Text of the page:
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Category Archives: American History

Review: What Happened by Scott McClellan

Tweet What Happened: Inside the Bush White House and Washington’s Culture of Deception by Scott McClellan is the second book that we are reviewing in an informal exploration of the Bush Presidency and contemporary history. As opposed to the previous review of Frum’s account of the White House, which was pro-Bush, McClellan’s account is, at […]

Book Review: The Right Man by David Frum

Tweet It’s always fascinating to look at history and events by examining what was being said at the time.  So often, most of the historical accounts and research is written with hindsight but without balancing out what the general thoughts, regardless of how varied they may be, at the moment were.  My decision, in 2010, […]

Book Review: Game Change by Mark Halperin and John Heilemann

Tweet This was a slight let down because I thought it would be more revelatory.  If you followed the campaigns relatively closely, like we all did, then most of this was not mind blowing.  It does give a little behind the scenes perspective which reveals the true personalities of the candidates and their staff.  The […]

Book Review: The Nine by Jeffrey Toobin

Tweet The subtitle to Jeffrey Toobin’s The Nine is “Inside the Secret World of the Supreme Court”. Having read The Brethren: Inside the Supreme Court by Bob Woodward and Closed Chambers: The Rise, Fall, and Future of the Modern Supreme Court by Edward Lazarus, I was excited about Toobin documenting the court in more recent […]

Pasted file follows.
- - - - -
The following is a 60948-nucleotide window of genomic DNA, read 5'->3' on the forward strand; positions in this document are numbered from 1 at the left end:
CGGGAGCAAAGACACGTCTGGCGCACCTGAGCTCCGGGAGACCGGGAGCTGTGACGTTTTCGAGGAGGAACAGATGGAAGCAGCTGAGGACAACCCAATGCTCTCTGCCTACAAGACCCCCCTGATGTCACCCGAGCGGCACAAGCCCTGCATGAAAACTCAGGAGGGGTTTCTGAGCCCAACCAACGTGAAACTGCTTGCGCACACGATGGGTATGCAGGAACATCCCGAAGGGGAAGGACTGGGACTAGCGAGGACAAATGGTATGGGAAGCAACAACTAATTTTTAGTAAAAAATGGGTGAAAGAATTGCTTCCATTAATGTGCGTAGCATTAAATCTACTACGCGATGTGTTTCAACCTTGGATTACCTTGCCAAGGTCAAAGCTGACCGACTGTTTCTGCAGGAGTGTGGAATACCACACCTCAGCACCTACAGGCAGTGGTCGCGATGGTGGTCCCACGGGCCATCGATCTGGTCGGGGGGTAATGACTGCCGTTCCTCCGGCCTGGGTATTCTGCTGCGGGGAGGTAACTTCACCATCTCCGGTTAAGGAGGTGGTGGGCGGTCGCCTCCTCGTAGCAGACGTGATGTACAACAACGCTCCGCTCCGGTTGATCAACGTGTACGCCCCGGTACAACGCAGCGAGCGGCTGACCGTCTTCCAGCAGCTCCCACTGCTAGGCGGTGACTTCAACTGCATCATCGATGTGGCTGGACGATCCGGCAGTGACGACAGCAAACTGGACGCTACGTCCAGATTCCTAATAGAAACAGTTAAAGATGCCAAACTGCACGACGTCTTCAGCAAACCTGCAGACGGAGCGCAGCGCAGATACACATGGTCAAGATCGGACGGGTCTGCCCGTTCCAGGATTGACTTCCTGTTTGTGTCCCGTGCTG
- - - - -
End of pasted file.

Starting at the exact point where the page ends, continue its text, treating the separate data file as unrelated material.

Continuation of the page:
Review: The Case Against the Fed by Murray Rothbard

Tweet This review was orginally written by me on January 2nd, 2009 for another website.  I’ve decided to repost it since the next review will deal heavily with the Federal Reserve and Banking as I plan to finish and review Lords of Finance: The Bankers Who Broke the World (Hardcover) shortly. This is another enlightening […]

Book Review: 1491 by Charles Mann

Tweet Charles Mann begins his book with a section describing “Holmberg’s Mistake” which basically assumes “that Native American’s lived in an eternal, unhistoried state.” Mann spends the remainder of 1491: New Revelations of the Americas Before Columbus dispelling that myth and opening the reader’s mind to a barrage of new revelations backed by academic work. […]